24 Feb 2014 14:49

STAP stem cell doubts keep proliferating

Doubts keep growing about the stunning discovery that super stem cells could be created merely by placing white blood cells from young mice in acid or otherwise stressing them, says Paul Knoepfler, a stem cell researcher at UC Davis.

Among other inconsistencies, Knoepfler referred to several unexplained anomalies in images of these STAP cells in two papers, published by the prestigious journal Nature on Jan. 29. One image appears to suggest signs that virtually all cells treated with an acid bath were being reprogrammed, a result that would be extraordinary. Stem cell reprogramming to date has been inefficient, with a low percentage of treated cells being reprogrammed.

"The more I look at these two STAP papers, the more concerned I get ... The bottom line for me now is that some level a part of me still clings to a tiny and receding hope this has all been overblown due to simple misunderstandings, but that seems increasingly unlikely," Knoepfler wrote Sunday on his blog, IPS Cell.

This undated image made available by the journal Nature shows a mouse embryo formed with specially-treated cells from a newborn mouse that had been transformed into stem cells. Researchers in Boston and Japan say they created stem cells from various tissues of newborn mice. If the same technique works for humans, it may provide a new way to grow tissue for treating illnesses like diabetes and Parkinson's disease. The report was published online on Wednesday, Jan. 29, 2014 in the journal Nature. (AP Photo/RIKEN Center for Developmental Biology, Haruko Obokata) The Associated Press

Nature is conducting its own investigation, Knoepfler noted. But in addition, the journal should release "unmodified, original versions" of the images and data in the papers, Knoepfler wrote.

The images contained "minor errors" that didn't change the basic findings, said Charles Vacanti, a Harvard University professor who is part of the scientific team reporting the discovery, according to a Feb. 22 article in a Japanese newspaper, the Asahi Shimbun.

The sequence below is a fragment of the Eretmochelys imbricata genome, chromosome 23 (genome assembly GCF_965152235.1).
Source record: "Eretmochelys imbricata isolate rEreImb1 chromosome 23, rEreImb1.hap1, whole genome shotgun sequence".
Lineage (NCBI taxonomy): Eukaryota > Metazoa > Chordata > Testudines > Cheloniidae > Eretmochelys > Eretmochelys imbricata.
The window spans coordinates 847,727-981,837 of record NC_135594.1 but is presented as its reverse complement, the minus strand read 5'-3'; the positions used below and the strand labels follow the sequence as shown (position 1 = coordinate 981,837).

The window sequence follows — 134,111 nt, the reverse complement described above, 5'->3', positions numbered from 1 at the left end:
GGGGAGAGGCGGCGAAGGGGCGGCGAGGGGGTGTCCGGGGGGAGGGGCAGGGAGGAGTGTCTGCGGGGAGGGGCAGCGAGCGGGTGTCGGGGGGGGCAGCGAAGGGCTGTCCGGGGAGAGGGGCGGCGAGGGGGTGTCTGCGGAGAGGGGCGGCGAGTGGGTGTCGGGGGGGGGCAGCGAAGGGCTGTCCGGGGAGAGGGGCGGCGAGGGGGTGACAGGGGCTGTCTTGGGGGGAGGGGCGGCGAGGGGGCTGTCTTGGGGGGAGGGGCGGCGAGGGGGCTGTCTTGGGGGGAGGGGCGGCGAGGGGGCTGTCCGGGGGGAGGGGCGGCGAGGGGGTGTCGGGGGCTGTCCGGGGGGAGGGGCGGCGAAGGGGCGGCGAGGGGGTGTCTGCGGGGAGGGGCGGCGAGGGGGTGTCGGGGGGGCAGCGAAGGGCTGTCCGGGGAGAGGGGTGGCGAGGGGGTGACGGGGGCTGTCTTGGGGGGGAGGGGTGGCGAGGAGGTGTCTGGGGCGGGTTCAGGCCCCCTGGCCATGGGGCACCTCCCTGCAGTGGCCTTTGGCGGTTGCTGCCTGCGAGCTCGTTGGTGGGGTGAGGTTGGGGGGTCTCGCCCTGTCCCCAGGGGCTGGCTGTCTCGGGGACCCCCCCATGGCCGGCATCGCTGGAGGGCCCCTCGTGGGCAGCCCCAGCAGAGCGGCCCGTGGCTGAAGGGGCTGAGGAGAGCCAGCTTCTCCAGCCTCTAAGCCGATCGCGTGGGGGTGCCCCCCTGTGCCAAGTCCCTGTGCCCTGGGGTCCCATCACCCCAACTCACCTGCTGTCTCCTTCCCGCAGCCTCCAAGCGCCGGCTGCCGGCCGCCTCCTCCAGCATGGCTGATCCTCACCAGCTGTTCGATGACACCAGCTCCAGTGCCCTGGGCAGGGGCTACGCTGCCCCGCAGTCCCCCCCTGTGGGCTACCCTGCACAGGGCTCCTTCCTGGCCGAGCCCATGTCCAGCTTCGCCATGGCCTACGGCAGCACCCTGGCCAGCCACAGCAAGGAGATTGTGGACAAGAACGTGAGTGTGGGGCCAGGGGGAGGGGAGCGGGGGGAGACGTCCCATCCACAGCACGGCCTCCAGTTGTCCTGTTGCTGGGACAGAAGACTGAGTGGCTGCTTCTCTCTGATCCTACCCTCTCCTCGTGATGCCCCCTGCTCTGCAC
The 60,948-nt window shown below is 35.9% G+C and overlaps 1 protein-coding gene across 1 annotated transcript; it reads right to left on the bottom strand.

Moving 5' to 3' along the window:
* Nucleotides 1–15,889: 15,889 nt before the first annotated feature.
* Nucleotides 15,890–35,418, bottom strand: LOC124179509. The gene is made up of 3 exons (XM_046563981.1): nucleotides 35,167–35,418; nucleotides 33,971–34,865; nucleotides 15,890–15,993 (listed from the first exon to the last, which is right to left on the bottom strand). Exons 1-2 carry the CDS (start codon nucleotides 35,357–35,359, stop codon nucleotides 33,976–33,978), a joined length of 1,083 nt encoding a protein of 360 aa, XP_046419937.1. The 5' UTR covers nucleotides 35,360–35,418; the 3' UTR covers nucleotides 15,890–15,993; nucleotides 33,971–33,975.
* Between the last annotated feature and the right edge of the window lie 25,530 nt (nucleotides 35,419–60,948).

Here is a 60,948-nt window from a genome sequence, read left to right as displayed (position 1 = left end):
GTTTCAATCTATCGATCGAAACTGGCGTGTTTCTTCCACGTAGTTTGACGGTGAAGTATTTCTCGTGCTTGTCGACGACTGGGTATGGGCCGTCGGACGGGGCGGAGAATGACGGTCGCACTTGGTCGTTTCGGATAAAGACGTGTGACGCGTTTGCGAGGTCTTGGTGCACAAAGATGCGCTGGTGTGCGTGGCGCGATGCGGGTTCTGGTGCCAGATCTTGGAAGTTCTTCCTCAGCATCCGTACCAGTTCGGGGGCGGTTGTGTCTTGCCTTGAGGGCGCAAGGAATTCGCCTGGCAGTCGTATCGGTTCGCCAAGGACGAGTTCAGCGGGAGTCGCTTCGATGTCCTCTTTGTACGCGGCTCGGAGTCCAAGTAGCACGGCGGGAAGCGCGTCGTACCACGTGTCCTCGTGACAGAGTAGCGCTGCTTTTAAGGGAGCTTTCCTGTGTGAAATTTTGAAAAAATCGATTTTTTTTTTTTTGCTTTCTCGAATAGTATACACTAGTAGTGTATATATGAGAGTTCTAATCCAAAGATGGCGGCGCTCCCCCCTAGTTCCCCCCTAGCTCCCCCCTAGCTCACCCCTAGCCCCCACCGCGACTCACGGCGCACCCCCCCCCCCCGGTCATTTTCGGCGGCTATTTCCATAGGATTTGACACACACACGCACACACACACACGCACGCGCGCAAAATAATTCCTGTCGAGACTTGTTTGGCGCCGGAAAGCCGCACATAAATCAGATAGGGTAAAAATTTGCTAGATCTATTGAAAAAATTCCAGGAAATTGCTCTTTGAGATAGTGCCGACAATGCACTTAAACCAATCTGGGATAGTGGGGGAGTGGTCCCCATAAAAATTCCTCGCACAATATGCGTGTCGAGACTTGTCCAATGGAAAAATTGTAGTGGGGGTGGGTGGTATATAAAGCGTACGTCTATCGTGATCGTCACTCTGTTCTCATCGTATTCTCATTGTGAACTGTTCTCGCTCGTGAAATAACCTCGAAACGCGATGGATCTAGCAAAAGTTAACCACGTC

Controversy is normal for any major scientific advance. Skeptics must be converted, and the only way to do that is to show the data. The 1997 announcement of the first mammalian clone, Dolly the sheep, was greeted with considerable doubt because it was believed that genetic imprinting made such cloning impossible. But others were eventually able to confirm the finding.

In this case, doubters say such an apparently easy method of reprogramming cells would generate pluripotent stem cells far too easily, because stress is common in animals. Such stem cells are known to cause tumors, so evolution should have selected against such a response.

Nature's own role has been criticized. The journal was taken to task for its handling of online journalism Feb. 20 by another stem cell blogger, Alexey Bersenev. He chided Nature for not linking to sources.

"In scientific journalism, every claim must be linked to appropriate original source," Berseney wrote. "Nature consistently refuses to acknowledge bloggers, online discussions and other web resources with valid credible information. This is not acceptable for sci journalism."

The STAP cell studies, if confirmed, represent a major advance in creating pluripotent stem cells, because these STAP cells didn't require use of human embryos or introduction of genes or chemicals into the cells to be reprogrammed. All that was needed was application of the right stress, and the cells reprogrammed themselves.

The Nature papers said the cells were able to help form mouse embryonic tissue, as do induced pluripotent stem cells. Even more amazingly, they contributed to placental tissue, something pluripotent stem cells don't do. This suggested that the cells might be coaxed into being totipotent, meaning they could be used for cloning whole animals.

While this was performed in mice, the implications for human therapy were obvious, if human cells could be made to do the same trick.



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